In what could be the mistake of the year from Google, the search engine industry has been awash with news reports that important statistical data has been leaked by the search engine giant.
The reports centre around the Google’s AdWords program where publishers can pay Google a small amount for each visit the search engine sends to their site. The visibility of your ad depends on a complex formula based on how much you pay, your CTR (that’s click through rate to you and I) and an unknown “quality score” which Google gives to your site, presumably based on the content.
The statistical data is something of a mystery, it includes three variables:
Eric Lander from Search Engine Journal has come up with some information that says the higher the PScore the more surprising or statistically accurate the match.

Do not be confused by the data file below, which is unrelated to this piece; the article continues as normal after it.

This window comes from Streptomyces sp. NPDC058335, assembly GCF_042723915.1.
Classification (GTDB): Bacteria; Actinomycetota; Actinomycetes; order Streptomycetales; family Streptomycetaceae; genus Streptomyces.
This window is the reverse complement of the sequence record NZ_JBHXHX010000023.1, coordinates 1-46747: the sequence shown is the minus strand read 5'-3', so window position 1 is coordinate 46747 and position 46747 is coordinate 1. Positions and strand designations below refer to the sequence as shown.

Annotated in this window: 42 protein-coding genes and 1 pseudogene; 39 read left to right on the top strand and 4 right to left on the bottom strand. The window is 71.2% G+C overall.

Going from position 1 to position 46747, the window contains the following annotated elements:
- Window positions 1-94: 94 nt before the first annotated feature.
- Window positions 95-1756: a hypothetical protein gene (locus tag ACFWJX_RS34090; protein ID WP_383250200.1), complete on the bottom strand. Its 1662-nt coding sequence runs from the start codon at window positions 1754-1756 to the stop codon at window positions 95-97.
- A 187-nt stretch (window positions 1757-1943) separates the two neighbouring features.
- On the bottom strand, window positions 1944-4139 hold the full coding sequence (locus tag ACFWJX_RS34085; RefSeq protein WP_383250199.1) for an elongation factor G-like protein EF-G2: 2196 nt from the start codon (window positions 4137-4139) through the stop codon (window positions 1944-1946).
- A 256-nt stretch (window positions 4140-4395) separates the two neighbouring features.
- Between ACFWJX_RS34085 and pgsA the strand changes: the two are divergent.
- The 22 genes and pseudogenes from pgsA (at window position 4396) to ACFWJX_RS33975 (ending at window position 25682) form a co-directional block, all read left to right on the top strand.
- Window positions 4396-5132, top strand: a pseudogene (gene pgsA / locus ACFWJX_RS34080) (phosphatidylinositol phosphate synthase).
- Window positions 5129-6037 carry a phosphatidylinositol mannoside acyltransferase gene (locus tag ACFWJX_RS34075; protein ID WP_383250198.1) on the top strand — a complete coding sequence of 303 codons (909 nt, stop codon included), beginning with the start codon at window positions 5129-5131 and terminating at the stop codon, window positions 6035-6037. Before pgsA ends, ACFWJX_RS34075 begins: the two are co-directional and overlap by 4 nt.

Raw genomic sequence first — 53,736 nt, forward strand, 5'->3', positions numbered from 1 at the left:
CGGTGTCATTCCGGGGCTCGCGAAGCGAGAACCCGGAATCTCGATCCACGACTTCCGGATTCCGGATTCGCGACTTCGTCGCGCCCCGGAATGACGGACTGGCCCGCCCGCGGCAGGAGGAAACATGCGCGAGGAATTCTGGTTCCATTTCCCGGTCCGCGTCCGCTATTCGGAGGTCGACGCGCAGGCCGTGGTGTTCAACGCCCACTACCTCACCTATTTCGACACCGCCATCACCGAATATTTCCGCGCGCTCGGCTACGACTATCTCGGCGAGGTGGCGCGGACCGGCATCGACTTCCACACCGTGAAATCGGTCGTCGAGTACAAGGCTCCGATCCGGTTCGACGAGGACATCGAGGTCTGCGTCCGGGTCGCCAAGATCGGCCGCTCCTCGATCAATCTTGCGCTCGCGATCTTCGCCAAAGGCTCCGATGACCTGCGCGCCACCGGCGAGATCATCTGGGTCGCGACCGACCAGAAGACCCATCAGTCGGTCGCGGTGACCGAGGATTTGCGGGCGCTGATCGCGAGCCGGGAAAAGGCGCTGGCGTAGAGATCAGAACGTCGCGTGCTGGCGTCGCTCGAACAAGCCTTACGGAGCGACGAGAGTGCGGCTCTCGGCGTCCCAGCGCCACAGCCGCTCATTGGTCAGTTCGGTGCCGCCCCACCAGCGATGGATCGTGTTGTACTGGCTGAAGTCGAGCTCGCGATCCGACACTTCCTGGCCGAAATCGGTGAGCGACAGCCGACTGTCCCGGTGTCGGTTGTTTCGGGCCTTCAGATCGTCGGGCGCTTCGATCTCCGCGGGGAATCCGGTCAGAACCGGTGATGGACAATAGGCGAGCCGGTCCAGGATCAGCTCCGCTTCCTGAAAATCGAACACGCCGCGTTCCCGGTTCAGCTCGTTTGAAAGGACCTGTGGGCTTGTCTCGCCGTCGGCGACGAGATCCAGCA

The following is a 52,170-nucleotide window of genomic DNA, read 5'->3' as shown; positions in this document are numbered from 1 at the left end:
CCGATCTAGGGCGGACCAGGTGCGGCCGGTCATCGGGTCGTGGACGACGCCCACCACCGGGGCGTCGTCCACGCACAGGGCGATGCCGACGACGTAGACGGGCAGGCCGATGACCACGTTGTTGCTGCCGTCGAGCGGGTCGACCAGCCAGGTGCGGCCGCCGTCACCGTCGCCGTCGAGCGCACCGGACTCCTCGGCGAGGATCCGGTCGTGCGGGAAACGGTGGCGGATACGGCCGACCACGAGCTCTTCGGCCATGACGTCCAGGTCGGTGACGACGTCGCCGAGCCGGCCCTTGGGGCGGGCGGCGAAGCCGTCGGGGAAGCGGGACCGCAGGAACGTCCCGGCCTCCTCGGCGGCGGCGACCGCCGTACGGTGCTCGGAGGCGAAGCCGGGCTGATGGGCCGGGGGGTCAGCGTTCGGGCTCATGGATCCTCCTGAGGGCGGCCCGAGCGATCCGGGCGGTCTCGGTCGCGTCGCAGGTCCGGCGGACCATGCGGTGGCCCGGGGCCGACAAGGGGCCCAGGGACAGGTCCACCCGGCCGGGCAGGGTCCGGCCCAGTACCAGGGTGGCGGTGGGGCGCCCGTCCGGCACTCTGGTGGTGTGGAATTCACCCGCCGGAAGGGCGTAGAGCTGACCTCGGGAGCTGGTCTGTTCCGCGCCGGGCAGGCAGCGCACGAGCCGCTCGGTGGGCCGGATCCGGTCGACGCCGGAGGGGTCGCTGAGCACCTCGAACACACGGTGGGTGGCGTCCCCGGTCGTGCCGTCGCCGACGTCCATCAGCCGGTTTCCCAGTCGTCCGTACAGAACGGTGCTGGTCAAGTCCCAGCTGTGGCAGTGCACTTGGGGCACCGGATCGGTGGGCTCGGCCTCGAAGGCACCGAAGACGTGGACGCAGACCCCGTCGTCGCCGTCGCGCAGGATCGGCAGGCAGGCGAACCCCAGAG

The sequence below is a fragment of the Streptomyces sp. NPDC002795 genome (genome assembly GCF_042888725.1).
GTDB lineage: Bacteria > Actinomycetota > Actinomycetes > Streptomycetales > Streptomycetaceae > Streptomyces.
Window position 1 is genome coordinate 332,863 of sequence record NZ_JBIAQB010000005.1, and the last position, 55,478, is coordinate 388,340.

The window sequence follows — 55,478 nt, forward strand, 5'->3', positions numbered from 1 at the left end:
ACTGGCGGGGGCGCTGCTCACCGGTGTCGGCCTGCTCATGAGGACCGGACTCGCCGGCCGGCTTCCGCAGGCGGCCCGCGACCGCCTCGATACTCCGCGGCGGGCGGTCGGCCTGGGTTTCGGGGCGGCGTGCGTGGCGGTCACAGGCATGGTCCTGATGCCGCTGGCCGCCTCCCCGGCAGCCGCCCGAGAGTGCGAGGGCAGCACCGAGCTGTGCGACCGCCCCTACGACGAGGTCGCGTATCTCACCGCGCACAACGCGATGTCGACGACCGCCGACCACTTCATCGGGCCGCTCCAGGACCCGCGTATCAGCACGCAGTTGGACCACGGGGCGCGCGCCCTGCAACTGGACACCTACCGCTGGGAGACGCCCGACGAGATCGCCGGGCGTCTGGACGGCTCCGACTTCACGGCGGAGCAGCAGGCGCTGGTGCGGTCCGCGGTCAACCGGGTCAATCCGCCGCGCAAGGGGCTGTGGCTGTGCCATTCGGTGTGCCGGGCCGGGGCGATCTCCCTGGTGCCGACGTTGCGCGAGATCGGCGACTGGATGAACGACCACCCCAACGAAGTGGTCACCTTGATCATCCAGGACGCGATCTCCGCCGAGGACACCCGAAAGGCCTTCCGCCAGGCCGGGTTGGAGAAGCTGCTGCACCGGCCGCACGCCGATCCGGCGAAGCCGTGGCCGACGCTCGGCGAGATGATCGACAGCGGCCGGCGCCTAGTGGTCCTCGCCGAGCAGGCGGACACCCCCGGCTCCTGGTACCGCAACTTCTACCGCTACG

The mCPC has generally been agreed to mean the Maximum Cost Per Click, although others have offered a theory it could also be the minimum cost per click.
Finally, the jury is still out on what the “Thresh” variable means.
So if this really was a technical glitch, the engineer responsible may have been saved from a total mess up as us SEO’s struggle to understand and interpret the data given. The majority of sightings were seen on Google’s country specific search engines or on non-English site.
You can read more and check out the screenshots over on Search Engine Land.